If you’ve been wondering how the city of Sacramento was going to come up with a viable arena plan for the Kings before the NBA meetings in mid-April, you can stop wondering that now, and instead wonder how it’ll come up with a viable arena plan by March 26. That’s when city manager John Shirey says he hopes to have a term sheet for the city council to vote on, because his original planned date, April 2, “might be cutting it a little close for meetings with the NBA.” It’s still not clear how much time the council will have to read the thing and discuss it or vote — let alone whether it’ll actually have a concrete funding plan or just the kind of hand-waviness they voted on last year — at least we have a date now when we’ll know what we still don’t know.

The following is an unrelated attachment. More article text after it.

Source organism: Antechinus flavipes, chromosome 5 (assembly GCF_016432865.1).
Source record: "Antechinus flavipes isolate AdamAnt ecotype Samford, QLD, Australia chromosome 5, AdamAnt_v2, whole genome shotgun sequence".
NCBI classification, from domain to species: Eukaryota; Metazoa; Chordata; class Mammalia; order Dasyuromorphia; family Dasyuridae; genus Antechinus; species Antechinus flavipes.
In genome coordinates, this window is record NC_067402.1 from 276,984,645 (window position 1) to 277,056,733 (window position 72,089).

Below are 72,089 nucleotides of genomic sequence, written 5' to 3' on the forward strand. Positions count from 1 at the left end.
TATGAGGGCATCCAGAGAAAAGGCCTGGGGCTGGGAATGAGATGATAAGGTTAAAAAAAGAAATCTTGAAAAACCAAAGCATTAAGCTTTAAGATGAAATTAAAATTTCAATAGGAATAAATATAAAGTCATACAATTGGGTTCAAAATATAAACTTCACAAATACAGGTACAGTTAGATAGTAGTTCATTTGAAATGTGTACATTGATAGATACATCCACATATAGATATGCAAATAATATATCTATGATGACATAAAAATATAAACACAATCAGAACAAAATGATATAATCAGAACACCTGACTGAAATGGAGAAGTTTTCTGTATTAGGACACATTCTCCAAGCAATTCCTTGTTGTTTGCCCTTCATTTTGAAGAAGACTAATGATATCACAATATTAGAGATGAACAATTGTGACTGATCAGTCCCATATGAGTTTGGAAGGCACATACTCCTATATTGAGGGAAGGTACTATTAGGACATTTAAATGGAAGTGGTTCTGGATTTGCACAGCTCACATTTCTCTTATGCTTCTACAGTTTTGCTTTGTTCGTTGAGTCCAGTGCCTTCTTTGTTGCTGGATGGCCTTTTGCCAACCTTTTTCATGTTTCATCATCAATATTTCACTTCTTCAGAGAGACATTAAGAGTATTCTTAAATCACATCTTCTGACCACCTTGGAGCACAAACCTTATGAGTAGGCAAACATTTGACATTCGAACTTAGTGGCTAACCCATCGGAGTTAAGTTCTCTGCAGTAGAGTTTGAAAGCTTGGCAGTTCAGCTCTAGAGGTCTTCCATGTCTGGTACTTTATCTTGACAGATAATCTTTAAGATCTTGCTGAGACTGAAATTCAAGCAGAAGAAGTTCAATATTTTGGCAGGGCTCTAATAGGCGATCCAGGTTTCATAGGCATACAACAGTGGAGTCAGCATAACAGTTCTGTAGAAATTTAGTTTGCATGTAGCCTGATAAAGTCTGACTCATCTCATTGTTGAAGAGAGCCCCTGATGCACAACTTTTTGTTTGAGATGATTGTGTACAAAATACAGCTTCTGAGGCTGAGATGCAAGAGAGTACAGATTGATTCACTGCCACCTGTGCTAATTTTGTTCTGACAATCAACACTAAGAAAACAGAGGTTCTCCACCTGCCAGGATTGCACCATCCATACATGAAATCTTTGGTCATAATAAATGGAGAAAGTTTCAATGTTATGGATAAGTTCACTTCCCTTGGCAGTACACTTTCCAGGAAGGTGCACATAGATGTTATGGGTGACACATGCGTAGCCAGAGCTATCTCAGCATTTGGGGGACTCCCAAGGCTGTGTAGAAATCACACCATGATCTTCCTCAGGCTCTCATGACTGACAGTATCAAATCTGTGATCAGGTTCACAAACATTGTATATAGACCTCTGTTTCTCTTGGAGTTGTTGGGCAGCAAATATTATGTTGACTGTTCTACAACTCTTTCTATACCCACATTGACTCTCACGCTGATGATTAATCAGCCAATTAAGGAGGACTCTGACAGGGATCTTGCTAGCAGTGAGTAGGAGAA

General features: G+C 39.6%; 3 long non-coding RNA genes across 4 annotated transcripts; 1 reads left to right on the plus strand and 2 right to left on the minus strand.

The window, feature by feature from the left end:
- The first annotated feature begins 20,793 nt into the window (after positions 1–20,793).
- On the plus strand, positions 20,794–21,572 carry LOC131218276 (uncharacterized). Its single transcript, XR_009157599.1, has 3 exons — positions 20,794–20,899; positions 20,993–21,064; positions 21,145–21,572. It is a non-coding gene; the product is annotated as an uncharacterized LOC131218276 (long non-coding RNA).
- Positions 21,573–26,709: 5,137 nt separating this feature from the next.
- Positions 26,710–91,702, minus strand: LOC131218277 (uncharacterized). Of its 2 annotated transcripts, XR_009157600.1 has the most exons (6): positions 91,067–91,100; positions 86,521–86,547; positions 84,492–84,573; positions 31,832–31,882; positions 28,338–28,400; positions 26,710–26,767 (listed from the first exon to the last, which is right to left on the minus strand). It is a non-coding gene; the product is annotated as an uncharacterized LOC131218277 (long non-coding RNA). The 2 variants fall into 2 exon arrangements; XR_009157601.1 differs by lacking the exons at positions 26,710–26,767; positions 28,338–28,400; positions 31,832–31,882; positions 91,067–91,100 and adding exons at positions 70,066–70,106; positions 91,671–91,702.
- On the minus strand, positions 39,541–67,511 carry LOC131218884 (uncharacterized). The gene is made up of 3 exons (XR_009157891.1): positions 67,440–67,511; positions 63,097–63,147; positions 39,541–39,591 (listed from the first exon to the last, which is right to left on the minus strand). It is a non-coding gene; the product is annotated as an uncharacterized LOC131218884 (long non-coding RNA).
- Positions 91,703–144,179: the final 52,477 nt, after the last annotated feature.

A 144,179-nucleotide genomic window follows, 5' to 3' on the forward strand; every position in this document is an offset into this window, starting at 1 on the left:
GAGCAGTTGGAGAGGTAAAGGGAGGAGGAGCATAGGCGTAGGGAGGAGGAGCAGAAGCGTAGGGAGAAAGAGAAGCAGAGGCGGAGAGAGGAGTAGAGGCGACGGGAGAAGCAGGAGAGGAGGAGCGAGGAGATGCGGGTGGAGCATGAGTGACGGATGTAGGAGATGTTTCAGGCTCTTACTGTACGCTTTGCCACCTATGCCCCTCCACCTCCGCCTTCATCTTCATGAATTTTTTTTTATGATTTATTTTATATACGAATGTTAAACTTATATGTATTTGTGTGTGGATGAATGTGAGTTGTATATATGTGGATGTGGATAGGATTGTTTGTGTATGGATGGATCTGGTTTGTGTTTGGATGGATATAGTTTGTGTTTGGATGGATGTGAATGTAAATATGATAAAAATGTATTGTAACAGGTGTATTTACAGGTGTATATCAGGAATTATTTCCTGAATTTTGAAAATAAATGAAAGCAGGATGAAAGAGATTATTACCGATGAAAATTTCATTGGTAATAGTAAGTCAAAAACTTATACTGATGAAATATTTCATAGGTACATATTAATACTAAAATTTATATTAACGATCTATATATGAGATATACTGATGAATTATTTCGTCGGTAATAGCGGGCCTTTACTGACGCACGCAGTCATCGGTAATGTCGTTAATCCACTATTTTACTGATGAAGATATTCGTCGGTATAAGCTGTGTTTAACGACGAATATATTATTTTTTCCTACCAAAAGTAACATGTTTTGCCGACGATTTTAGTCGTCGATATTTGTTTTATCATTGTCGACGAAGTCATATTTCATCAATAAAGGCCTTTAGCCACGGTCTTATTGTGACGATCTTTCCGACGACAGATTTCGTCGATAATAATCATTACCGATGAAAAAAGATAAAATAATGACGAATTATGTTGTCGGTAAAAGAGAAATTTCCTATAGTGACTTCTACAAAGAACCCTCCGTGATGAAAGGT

Up in Seattle, meanwhile — if it okay with you, I’m going to treat Sacramento and Seattle events as all part of the same story for the moment — the longshore workers union has decided that it is going to appeal the ruling against its arena lawsuit after all, and this time it will challenge the economic impact study for the project, not just the environmental impact study. I still don’t see this as a likely major stumbling block — even if they find a judge willing to overturn the first judge’s ruling just on the grounds that said first judge “was wearing blinders” (actual public argument from the union’s lawyer), the remedy with these things is usually just to order a new impact study, not to throw out the whole project, so it’s more likely to cause a delay and/or require tweaks to the plan than to stop it. I guess there’s some slim possibility that fear of the mighty International Longshore and Warehouse Union Local 19 legal department will spook the NBA and cause them to reject the Kings sale, but I wouldn’t hold my breath.